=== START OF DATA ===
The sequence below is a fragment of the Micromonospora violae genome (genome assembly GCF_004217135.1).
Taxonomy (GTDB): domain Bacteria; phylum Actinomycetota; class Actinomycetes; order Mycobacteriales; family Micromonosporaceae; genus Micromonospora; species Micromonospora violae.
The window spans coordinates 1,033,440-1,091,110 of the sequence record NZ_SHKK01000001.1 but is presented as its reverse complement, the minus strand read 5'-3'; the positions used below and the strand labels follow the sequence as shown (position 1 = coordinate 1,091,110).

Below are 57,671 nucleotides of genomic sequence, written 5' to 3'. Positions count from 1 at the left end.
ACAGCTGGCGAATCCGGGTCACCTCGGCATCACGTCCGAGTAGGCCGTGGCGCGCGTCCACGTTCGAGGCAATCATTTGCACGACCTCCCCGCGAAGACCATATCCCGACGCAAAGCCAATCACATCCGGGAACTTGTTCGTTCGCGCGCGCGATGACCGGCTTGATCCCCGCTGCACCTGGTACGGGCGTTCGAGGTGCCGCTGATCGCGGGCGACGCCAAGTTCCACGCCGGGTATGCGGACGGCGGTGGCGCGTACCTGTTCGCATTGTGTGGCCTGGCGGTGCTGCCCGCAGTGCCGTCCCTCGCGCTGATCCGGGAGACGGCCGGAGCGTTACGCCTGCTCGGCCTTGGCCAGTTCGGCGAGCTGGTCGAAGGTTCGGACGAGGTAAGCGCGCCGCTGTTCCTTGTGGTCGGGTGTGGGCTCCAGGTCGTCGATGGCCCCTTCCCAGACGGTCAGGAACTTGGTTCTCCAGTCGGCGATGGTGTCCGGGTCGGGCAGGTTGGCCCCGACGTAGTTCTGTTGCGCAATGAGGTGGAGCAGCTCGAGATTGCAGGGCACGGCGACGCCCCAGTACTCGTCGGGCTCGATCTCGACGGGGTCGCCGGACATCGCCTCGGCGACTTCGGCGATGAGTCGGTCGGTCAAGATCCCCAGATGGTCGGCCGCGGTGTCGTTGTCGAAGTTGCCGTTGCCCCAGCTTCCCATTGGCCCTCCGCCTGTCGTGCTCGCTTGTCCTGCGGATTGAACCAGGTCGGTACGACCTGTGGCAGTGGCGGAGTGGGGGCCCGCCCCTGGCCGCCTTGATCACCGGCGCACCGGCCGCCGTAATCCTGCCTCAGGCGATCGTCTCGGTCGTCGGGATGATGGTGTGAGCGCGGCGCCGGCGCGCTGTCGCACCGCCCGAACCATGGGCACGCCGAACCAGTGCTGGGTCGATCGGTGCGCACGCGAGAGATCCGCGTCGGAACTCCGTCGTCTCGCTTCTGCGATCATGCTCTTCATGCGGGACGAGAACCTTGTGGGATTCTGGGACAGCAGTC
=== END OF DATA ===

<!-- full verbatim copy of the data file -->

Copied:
The sequence below is a fragment of the Micromonospora violae genome (genome assembly GCF_004217135.1).
Taxonomy (GTDB): domain Bacteria; phylum Actinomycetota; class Actinomycetes; order Mycobacteriales; family Micromonosporaceae; genus Micromonospora; species Micromonospora violae.
The window spans coordinates 1,033,440-1,091,110 of the sequence record NZ_SHKK01000001.1 but is presented as its reverse complement, the minus strand read 5'-3'; the positions used below and the strand labels follow the sequence as shown (position 1 = coordinate 1,091,110).

Below are 57,671 nucleotides of genomic sequence, written 5' to 3'. Positions count from 1 at the left end.
ACAGCTGGCGAATCCGGGTCACCTCGGCATCACGTCCGAGTAGGCCGTGGCGCGCGTCCACGTTCGAGGCAATCATTTGCACGACCTCCCCGCGAAGACCATATCCCGACGCAAAGCCAATCACATCCGGGAACTTGTTCGTTCGCGCGCGCGATGACCGGCTTGATCCCCGCTGCACCTGGTACGGGCGTTCGAGGTGCCGCTGATCGCGGGCGACGCCAAGTTCCACGCCGGGTATGCGGACGGCGGTGGCGCGTACCTGTTCGCATTGTGTGGCCTGGCGGTGCTGCCCGCAGTGCCGTCCCTCGCGCTGATCCGGGAGACGGCCGGAGCGTTACGCCTGCTCGGCCTTGGCCAGTTCGGCGAGCTGGTCGAAGGTTCGGACGAGGTAAGCGCGCCGCTGTTCCTTGTGGTCGGGTGTGGGCTCCAGGTCGTCGATGGCCCCTTCCCAGACGGTCAGGAACTTGGTTCTCCAGTCGGCGATGGTGTCCGGGTCGGGCAGGTTGGCCCCGACGTAGTTCTGTTGCGCAATGAGGTGGAGCAGCTCGAGATTGCAGGGCACGGCGACGCCCCAGTACTCGTCGGGCTCGATCTCGACGGGGTCGCCGGACATCGCCTCGGCGACTTCGGCGATGAGTCGGTCGGTCAAGATCCCCAGATGGTCGGCCGCGGTGTCGTTGTCGAAGTTGCCGTTGCCCCAGCTTCCCATTGGCCCTCCGCCTGTCGTGCTCGCTTGTCCTGCGGATTGAACCAGGTCGGTACGACCTGTGGCAGTGGCGGAGTGGGGGCCCGCCCCTGGCCGCCTTGATCACCGGCGCACCGGCCGCCGTAATCCTGCCTCAGGCGATCGTCTCGGTCGTCGGGATGATGGTGTGAGCGCGGCGCCGGCGCGCTGTCGCACCGCCCGAACCATGGGCACGCCGAACCAGTGCTGGGTCGATCGGTGCGCACGCGAGAGATCCGCGTCGGAACTCCGTCGTCTCGCTTCTGCGATCATGCTCTTCATGCGGGACGAGAACCTTGTGGGATTCTGGGACAGCAGTC